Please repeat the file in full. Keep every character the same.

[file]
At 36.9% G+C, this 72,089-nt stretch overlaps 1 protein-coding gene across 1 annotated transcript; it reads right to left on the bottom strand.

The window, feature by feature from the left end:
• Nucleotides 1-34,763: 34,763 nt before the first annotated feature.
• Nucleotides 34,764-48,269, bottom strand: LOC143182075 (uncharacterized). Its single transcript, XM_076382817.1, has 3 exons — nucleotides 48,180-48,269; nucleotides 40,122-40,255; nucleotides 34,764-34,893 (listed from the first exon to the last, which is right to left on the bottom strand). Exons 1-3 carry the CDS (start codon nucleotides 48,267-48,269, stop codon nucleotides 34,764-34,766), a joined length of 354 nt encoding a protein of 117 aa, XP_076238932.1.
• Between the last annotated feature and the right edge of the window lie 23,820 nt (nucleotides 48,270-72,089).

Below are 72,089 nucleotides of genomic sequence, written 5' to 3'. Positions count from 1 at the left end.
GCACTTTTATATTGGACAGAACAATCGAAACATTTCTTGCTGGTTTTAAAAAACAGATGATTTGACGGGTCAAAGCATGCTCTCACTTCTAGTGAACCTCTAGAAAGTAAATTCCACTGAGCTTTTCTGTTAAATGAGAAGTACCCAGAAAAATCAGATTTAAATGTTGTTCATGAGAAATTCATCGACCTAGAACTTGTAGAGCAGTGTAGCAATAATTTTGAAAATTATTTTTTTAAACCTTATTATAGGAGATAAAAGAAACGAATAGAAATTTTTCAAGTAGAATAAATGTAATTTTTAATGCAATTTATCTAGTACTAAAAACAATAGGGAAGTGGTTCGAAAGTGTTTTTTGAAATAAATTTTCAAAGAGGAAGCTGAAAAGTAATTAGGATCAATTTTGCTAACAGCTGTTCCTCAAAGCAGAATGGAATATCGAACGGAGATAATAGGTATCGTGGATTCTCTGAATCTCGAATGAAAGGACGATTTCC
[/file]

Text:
At 36.9% G+C, this 72,089-nt stretch overlaps 1 protein-coding gene across 1 annotated transcript; it reads right to left on the bottom strand.

The window, feature by feature from the left end:
• Nucleotides 1-34,763: 34,763 nt before the first annotated feature.
• Nucleotides 34,764-48,269, bottom strand: LOC143182075 (uncharacterized). Its single transcript, XM_076382817.1, has 3 exons — nucleotides 48,180-48,269; nucleotides 40,122-40,255; nucleotides 34,764-34,893 (listed from the first exon to the last, which is right to left on the bottom strand). Exons 1-3 carry the CDS (start codon nucleotides 48,267-48,269, stop codon nucleotides 34,764-34,766), a joined length of 354 nt encoding a protein of 117 aa, XP_076238932.1.
• Between the last annotated feature and the right edge of the window lie 23,820 nt (nucleotides 48,270-72,089).

Below are 72,089 nucleotides of genomic sequence, written 5' to 3'. Positions count from 1 at the left end.
GCACTTTTATATTGGACAGAACAATCGAAACATTTCTTGCTGGTTTTAAAAAACAGATGATTTGACGGGTCAAAGCATGCTCTCACTTCTAGTGAACCTCTAGAAAGTAAATTCCACTGAGCTTTTCTGTTAAATGAGAAGTACCCAGAAAAATCAGATTTAAATGTTGTTCATGAGAAATTCATCGACCTAGAACTTGTAGAGCAGTGTAGCAATAATTTTGAAAATTATTTTTTTAAACCTTATTATAGGAGATAAAAGAAACGAATAGAAATTTTTCAAGTAGAATAAATGTAATTTTTAATGCAATTTATCTAGTACTAAAAACAATAGGGAAGTGGTTCGAAAGTGTTTTTTGAAATAAATTTTCAAAGAGGAAGCTGAAAAGTAATTAGGATCAATTTTGCTAACAGCTGTTCCTCAAAGCAGAATGGAATATCGAACGGAGATAATAGGTATCGTGGATTCTCTGAATCTCGAATGAAAGGACGATTTCC